4. Should those who disagree with an upcoming speakers’ arguments simply remain quiet rather than voice their view? I don’t know what exactly was said about this individual by faculty and students other than what is quoted in this piece. If they were expressing their view that the scholar is racist, sexist, homophobic, leftist, rightist, biased, alt-rightest, elitist (whatever), then that seems quite different than saying that if he shows up they are going to show up and harm others.

    If the University is just going to cancel a speaker because some people voice disagreement with the speaker’s views, but want the speaker to to attend, then there will be a chilling effect on speech. The heckler becomes the speaker, and a new player (the university) becomes the heckler. It’s hecklers vetoing hecklers all the way down (something something CHILLED SPEECH)!

    1. “Should those who disagree with an upcoming speakers’ arguments simply remain quiet rather than voice their view?”

      No. However, in this case, the administration is claiming safety issues, so there’s more going on here than indicated.

      I see three possibilities:

      1. The administration perceived (rightly or wrongly) a risk of violent protest.
      2. The administration actually received a threat of violent protest that may or may not have any connection to the known protesters that say they didn’t want to shut the speech down.
      3. Someone in the school administration wanted to shut the speech down due to their own biases and the administration is lying through it’s teeth about the reasons for the cancellation.

      1. I vote for #3. So does FIRE.

  5. An updated version of the linked article reports that Legutko spoke anyhow, albeit in a classroom rather than in a forum.

    1. It looks like the speech was cancelled, but a separate talk to a small seminar did happen. (My assumption is that this was planned like some other visits by academics, especially from far away — someone is invited to give a prominent talk to a broad audience, but to take advantage of their presence, a professor also has him talk to the professor’s class.)

  6. But somehow the Right are the fascists.

    1. “Your speech is violence, our violence is speech.”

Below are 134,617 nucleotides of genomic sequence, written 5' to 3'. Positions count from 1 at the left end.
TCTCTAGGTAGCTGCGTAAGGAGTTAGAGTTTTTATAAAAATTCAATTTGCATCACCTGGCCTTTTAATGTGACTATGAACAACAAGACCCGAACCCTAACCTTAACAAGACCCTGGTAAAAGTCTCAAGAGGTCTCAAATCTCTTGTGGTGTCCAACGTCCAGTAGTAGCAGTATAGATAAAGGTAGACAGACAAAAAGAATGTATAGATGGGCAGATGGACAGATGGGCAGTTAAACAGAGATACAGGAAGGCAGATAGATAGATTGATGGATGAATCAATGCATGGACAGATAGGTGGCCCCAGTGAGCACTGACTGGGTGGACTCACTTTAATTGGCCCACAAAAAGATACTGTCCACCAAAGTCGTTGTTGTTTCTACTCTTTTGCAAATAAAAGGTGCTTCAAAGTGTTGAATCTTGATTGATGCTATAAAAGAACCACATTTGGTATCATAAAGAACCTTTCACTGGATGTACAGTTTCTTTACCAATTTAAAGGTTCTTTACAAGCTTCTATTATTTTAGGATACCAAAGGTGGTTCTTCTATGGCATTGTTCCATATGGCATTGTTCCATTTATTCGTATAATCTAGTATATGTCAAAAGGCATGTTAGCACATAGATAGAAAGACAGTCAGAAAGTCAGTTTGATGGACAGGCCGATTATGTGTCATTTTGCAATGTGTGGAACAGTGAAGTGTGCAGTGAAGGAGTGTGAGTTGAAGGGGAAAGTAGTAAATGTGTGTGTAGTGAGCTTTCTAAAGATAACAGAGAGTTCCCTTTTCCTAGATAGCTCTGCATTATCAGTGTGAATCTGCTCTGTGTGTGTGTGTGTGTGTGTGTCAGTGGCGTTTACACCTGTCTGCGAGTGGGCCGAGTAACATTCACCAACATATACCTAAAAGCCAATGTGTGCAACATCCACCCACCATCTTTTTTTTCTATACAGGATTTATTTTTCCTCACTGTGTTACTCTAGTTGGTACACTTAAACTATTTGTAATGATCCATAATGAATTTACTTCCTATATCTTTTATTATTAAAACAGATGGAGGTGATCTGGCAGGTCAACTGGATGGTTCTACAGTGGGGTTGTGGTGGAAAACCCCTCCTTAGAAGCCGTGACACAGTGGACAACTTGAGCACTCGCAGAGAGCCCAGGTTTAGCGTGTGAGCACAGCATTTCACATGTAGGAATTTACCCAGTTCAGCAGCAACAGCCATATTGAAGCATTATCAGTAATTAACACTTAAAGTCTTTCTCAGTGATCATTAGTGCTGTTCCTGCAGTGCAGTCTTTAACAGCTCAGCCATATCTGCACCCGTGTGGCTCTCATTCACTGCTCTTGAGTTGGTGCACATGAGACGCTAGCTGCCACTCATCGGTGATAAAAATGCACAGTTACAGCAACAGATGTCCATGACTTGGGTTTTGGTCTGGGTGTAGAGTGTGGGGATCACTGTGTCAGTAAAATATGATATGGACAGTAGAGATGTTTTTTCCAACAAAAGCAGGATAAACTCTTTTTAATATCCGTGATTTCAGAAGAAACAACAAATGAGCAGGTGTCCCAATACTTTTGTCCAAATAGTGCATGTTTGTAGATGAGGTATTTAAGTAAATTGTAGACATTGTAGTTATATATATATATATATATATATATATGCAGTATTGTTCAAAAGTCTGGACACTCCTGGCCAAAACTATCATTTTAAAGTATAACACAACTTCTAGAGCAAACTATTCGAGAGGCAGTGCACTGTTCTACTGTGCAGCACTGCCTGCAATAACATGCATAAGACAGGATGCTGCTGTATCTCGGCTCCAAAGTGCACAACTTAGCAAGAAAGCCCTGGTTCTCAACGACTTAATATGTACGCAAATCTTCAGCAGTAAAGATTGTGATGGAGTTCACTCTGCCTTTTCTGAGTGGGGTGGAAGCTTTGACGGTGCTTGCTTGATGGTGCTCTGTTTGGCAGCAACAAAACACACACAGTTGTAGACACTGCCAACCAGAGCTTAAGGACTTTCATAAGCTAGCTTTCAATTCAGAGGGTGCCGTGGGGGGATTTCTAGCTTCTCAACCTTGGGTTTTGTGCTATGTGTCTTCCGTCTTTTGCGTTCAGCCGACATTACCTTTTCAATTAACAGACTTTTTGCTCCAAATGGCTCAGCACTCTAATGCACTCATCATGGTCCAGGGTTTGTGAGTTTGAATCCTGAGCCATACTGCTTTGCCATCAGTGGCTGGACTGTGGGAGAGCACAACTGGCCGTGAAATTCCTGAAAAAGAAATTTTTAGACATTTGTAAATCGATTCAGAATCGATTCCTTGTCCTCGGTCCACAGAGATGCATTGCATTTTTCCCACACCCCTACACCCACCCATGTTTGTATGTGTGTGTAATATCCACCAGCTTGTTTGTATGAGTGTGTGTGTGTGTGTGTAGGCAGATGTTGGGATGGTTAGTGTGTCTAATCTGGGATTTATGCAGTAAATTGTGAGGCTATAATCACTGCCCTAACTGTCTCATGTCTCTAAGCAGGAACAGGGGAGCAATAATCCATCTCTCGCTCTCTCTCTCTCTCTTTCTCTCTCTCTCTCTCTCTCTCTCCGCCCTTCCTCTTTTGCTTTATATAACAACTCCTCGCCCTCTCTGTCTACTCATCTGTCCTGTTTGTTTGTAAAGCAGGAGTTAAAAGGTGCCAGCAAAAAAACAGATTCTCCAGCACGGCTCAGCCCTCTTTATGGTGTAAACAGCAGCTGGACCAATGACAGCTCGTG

– Leftists.

  7. Hecker’s Veto? Heckler’s veto.

  8. The left seems determined to destroy all vestiges of western civilization. I bet they won’t be pleased by what replaces it.

    1. That’s why they support so ardently things like gay marriage and mass immigration. They’re tools of destroying the West

  9. “A.5. Freedom of Expression

    “Middlebury is a community of learners and as such recognizes and affirms that free intellectual inquiry, debate, and constructive dialogue are vital to Middlebury’s academic mission and must be protected even when the views expressed are unpopular or controversial. Moreover, as the College Faculty Handbook and the Institute’s Policies & Standards Manual (PSM) statements on academic freedom recognize, an institution of higher education’s service of the common good “depends upon the free search for truth and its free exposition.” (Faculty Handbook, Academic Freedom. Adapted from the 1940 “Statement of Principles on Academic Freedom and Tenure” of the American Association of University Professors.)”

    1. Oops –

      “D.7. Policy on Scheduling Middlebury Space for Events…

      “13. In an exceptional case where the review, after application of risk mitigation strategies, indicates that the activity presents an imminent and credible threat to the physical safety of individuals that cannot be adequately mitigated, the president and the senior administration reserve the right to re-schedule or, if necessary, to cancel an event.”

  10. Both systems, says Legutko, reduce human nature to that of common man, who is led to believe himself liberated from the obligations of the past. Both the communist man and the liberal democratic man refuse to admit that there exists anything of value outside the political systems to which they pledged their loyalty.

    This sounds pretty foolish to me as applied to “liberal democratic man” at least. It strikes me that what he may be objecting to is that “liberal democratic man” does not value the same things he values.


    In his book– “Why I am Intolerant?”– he describes minority groups “homosexuals, Africans, feminists” as “fashionable cultures” and their actions as “tyrannical”, comments which have led to significant criticism.[8] He has also referenced Pride as, “aggressive, anti-Christian and shocking.[9]” as well as an “unnecessary, destructive experiment.” Similarly, he has argued that homophobia is, “a totally fictitious problem, it doesn’t not exist anywhere” and goes on to claim that, “Christians are the group that have been most discriminated against.[10]”

    sounds pretty foolish too.

    Still, no reason to cancel his appearance.